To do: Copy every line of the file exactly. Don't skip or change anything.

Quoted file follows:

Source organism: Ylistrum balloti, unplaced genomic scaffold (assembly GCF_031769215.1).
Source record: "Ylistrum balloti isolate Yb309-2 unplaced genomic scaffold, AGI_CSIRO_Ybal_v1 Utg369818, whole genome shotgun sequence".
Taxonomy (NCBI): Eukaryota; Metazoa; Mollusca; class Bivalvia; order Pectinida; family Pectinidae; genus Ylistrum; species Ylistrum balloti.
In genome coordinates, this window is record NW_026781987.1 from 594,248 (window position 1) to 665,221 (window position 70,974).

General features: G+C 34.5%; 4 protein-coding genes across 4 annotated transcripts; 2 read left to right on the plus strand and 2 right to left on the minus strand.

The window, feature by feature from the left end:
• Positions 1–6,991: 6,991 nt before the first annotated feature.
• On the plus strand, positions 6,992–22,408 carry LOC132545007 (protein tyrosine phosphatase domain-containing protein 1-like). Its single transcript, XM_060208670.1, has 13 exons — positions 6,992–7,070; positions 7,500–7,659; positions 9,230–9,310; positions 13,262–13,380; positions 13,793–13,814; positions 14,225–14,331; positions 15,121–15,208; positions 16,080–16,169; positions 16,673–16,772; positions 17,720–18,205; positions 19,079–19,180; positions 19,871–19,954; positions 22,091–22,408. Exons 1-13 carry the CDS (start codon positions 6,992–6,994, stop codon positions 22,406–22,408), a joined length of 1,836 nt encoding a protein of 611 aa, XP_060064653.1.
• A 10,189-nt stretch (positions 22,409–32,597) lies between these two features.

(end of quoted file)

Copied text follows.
Source organism: Ylistrum balloti, unplaced genomic scaffold (assembly GCF_031769215.1).
Source record: "Ylistrum balloti isolate Yb309-2 unplaced genomic scaffold, AGI_CSIRO_Ybal_v1 Utg369818, whole genome shotgun sequence".
Taxonomy (NCBI): Eukaryota; Metazoa; Mollusca; class Bivalvia; order Pectinida; family Pectinidae; genus Ylistrum; species Ylistrum balloti.
In genome coordinates, this window is record NW_026781987.1 from 594,248 (window position 1) to 665,221 (window position 70,974).

General features: G+C 34.5%; 4 protein-coding genes across 4 annotated transcripts; 2 read left to right on the plus strand and 2 right to left on the minus strand.

The window, feature by feature from the left end:
• Positions 1–6,991: 6,991 nt before the first annotated feature.
• On the plus strand, positions 6,992–22,408 carry LOC132545007 (protein tyrosine phosphatase domain-containing protein 1-like). Its single transcript, XM_060208670.1, has 13 exons — positions 6,992–7,070; positions 7,500–7,659; positions 9,230–9,310; positions 13,262–13,380; positions 13,793–13,814; positions 14,225–14,331; positions 15,121–15,208; positions 16,080–16,169; positions 16,673–16,772; positions 17,720–18,205; positions 19,079–19,180; positions 19,871–19,954; positions 22,091–22,408. Exons 1-13 carry the CDS (start codon positions 6,992–6,994, stop codon positions 22,406–22,408), a joined length of 1,836 nt encoding a protein of 611 aa, XP_060064653.1.
• A 10,189-nt stretch (positions 22,409–32,597) lies between these two features.